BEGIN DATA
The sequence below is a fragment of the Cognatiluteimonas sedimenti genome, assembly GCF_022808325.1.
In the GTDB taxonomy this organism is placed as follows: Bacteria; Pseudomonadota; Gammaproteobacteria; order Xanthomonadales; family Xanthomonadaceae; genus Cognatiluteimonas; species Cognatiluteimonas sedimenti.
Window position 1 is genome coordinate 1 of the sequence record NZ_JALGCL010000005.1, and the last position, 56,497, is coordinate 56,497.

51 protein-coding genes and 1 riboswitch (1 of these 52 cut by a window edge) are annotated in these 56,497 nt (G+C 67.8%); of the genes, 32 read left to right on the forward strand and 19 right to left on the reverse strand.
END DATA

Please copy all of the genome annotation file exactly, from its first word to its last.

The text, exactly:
The sequence below is a fragment of the Cognatiluteimonas sedimenti genome, assembly GCF_022808325.1.
In the GTDB taxonomy this organism is placed as follows: Bacteria; Pseudomonadota; Gammaproteobacteria; order Xanthomonadales; family Xanthomonadaceae; genus Cognatiluteimonas; species Cognatiluteimonas sedimenti.
Window position 1 is genome coordinate 1 of the sequence record NZ_JALGCL010000005.1, and the last position, 56,497, is coordinate 56,497.

51 protein-coding genes and 1 riboswitch (1 of these 52 cut by a window edge) are annotated in these 56,497 nt (G+C 67.8%); of the genes, 32 read left to right on the forward strand and 19 right to left on the reverse strand.